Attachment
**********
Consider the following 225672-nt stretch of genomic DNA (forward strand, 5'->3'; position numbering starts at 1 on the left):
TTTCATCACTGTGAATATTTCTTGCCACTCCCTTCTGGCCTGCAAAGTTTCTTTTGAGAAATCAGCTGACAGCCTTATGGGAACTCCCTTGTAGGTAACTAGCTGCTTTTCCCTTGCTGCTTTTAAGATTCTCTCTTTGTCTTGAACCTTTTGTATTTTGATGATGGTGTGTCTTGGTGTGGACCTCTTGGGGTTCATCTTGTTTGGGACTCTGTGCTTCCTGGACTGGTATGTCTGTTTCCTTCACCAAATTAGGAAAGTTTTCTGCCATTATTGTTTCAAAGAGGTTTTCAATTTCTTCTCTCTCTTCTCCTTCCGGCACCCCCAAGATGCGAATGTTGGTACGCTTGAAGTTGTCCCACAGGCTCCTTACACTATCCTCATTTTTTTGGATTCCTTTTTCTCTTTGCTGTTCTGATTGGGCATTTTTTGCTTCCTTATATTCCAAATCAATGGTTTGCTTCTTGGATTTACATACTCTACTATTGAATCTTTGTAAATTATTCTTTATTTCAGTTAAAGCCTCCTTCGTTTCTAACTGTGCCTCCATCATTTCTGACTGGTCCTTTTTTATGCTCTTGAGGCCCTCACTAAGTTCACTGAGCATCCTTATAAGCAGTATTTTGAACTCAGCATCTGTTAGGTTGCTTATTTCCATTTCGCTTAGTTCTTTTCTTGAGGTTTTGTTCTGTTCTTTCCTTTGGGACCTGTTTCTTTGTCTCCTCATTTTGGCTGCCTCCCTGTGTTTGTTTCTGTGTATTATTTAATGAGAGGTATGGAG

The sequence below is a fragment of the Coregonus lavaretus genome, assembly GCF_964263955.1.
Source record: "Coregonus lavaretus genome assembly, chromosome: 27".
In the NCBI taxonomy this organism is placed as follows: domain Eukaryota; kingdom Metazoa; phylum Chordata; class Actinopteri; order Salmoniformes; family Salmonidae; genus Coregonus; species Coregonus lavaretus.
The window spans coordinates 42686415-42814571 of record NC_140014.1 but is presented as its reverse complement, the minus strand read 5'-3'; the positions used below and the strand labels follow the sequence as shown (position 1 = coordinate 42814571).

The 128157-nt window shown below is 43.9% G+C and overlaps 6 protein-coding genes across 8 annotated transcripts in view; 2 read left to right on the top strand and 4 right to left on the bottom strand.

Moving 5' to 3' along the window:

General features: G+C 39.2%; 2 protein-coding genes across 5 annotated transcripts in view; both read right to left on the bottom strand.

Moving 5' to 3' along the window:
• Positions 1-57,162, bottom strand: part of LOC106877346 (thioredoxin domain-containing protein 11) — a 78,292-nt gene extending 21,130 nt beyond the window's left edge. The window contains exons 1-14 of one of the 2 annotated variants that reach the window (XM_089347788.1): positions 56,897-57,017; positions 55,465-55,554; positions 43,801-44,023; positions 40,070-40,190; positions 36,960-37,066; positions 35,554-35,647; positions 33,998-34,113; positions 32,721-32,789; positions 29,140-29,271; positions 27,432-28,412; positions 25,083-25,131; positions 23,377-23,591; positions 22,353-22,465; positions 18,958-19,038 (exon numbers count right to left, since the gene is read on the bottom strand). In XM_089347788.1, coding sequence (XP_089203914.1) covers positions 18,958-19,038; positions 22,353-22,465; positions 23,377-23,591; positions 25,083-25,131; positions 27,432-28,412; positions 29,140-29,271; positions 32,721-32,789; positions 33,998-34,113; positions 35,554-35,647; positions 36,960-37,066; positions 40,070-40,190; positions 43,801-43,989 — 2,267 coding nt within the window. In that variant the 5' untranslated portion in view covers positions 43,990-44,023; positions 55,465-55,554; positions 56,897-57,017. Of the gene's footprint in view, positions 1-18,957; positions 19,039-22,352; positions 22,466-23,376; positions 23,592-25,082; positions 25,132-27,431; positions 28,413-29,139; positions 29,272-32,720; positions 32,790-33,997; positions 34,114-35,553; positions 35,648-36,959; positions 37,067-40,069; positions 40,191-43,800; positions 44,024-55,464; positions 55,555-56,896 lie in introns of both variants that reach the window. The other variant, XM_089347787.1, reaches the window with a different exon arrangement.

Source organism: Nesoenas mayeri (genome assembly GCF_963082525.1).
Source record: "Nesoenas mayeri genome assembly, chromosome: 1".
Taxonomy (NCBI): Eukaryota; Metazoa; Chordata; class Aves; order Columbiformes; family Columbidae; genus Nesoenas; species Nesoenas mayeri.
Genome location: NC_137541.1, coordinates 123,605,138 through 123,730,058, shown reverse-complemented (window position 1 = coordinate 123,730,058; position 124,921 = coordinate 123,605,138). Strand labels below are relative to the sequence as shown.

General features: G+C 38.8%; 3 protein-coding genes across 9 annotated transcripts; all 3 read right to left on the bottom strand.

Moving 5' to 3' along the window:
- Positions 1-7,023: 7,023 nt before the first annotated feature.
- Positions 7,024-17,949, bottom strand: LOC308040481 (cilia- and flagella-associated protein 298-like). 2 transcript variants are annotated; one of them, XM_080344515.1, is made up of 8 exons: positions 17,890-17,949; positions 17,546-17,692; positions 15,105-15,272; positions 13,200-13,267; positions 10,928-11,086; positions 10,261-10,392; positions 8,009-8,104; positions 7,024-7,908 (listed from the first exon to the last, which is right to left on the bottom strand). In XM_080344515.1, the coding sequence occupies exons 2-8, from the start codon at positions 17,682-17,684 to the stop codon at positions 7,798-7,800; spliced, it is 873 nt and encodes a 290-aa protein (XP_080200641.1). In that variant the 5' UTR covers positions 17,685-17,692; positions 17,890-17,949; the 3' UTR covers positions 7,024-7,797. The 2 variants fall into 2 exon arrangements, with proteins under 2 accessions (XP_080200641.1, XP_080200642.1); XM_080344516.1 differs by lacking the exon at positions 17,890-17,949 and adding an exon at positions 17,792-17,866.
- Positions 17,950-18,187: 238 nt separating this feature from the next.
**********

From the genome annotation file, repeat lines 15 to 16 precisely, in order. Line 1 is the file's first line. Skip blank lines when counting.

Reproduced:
Genome location: NC_137541.1, coordinates 123,605,138 through 123,730,058, shown reverse-complemented (window position 1 = coordinate 123,730,058; position 124,921 = coordinate 123,605,138). Strand labels below are relative to the sequence as shown.

General features: G+C 38.8%; 3 protein-coding genes across 9 annotated transcripts; all 3 read right to left on the bottom strand.